Building record MYO4207 - Fire Station
|Grid reference||Centred SE 6035 5148 (32m by 37m)|
|Unitary Authority||City of York, North Yorkshire|
Type and Period (3)
York Archaeological Trust, 2015, Former Fire Station, Clifford Street HBA (Unpublished document). SYO1832.
Bill Fawcett, 2015, York Fire Station and Trinity Methodist Chapel (Unpublished document). SYO1765.
Established in 1797, the New Connexion branck of Methodists had maintained a branch in York which fizzled out around 1804 but, rejuvenated by the events of 1855, they sought a city-centre site for a new chapel and Sunday school. A new chapel was built in the newly created Peckitt Street. Foundation stones for the chapel and school were formally laid by the Sheriff of York on 19 September 1855, with the chapel opening on 27 June 1856, the school having already done so.
The architects for Trinity Chapel were the brothers John Bownas and William Atkinson, whose grandfather had succeeded to the practice of John Carr. Theirs was one of the busiest practices in
nineteenth-century York and their successors continue today under the name BrierleyGroom. Religious buildings were not a major part of their work but they remodelled a number of York’s medieval churches.
In considering the building one must note that Clifford Street did not exist in 1855. Instead, the main southern outlet from the city centre was by Castlegate, with a right-angled bend into Tower Street and a further sharp curve opposite Peckitt Street. Two prominent Georgian houses stood on the site now occupied by the entry into Clifford Street, with gardens sweeping down from one of these, Clifford House, towards the river. The new chapel was built on the Clifford House gardens and the side elevation adjacent to that house was never intended to be seen.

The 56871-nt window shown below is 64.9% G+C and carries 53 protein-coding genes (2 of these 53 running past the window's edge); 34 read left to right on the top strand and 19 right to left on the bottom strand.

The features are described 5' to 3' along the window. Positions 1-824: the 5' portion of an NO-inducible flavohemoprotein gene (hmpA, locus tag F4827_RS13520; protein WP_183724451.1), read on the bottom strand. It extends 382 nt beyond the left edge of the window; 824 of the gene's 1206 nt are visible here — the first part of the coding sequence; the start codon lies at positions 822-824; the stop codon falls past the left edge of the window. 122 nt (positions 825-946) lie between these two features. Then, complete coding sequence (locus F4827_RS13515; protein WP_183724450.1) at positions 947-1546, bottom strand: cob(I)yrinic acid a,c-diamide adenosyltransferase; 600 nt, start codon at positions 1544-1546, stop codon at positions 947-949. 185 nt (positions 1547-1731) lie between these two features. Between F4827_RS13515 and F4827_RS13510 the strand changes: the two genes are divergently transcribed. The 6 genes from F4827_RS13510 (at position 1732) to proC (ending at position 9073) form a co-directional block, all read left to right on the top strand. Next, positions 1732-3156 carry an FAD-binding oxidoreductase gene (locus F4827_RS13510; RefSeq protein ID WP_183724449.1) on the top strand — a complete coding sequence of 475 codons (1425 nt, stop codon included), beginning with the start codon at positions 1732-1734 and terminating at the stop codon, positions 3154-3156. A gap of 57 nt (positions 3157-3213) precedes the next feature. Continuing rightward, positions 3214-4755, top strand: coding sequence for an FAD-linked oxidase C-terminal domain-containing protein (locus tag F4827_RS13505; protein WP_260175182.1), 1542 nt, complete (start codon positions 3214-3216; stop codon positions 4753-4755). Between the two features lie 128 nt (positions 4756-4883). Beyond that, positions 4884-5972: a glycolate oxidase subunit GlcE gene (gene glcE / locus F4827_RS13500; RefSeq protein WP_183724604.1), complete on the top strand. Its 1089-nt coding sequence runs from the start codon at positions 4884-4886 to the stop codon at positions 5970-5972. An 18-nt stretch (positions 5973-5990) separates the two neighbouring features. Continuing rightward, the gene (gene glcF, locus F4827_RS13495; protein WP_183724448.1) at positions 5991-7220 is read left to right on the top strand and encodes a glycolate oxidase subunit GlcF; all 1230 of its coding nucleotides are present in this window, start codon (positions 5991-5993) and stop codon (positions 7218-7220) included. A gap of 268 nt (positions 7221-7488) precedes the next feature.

The chapel was a gabled building, end on to the street, with triplets of round-arched windows in the upper side walls providing clerestorey lighting. Lower, two-storey blocks flanked the main hall giving the impression of a classic basilican ‘nave and aisles’ layout appropriate to the Byzantine style. In customary Methodist fashion, twin entrances were provided from Peckitt Street, one into each of the flanking ranges.